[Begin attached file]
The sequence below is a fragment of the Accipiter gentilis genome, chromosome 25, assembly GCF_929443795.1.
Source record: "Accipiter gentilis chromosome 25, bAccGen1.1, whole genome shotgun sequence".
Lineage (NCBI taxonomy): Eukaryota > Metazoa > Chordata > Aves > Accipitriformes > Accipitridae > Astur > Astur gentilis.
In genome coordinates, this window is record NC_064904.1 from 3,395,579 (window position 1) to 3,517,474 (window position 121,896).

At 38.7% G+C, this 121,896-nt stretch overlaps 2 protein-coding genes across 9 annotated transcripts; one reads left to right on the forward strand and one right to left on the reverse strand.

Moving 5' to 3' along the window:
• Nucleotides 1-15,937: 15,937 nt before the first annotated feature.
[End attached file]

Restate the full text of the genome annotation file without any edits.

The sequence below is a fragment of the Accipiter gentilis genome, chromosome 25, assembly GCF_929443795.1.
Source record: "Accipiter gentilis chromosome 25, bAccGen1.1, whole genome shotgun sequence".
Lineage (NCBI taxonomy): Eukaryota > Metazoa > Chordata > Aves > Accipitriformes > Accipitridae > Astur > Astur gentilis.
In genome coordinates, this window is record NC_064904.1 from 3,395,579 (window position 1) to 3,517,474 (window position 121,896).

At 38.7% G+C, this 121,896-nt stretch overlaps 2 protein-coding genes across 9 annotated transcripts; one reads left to right on the forward strand and one right to left on the reverse strand.

Moving 5' to 3' along the window:
• Nucleotides 1-15,937: 15,937 nt before the first annotated feature.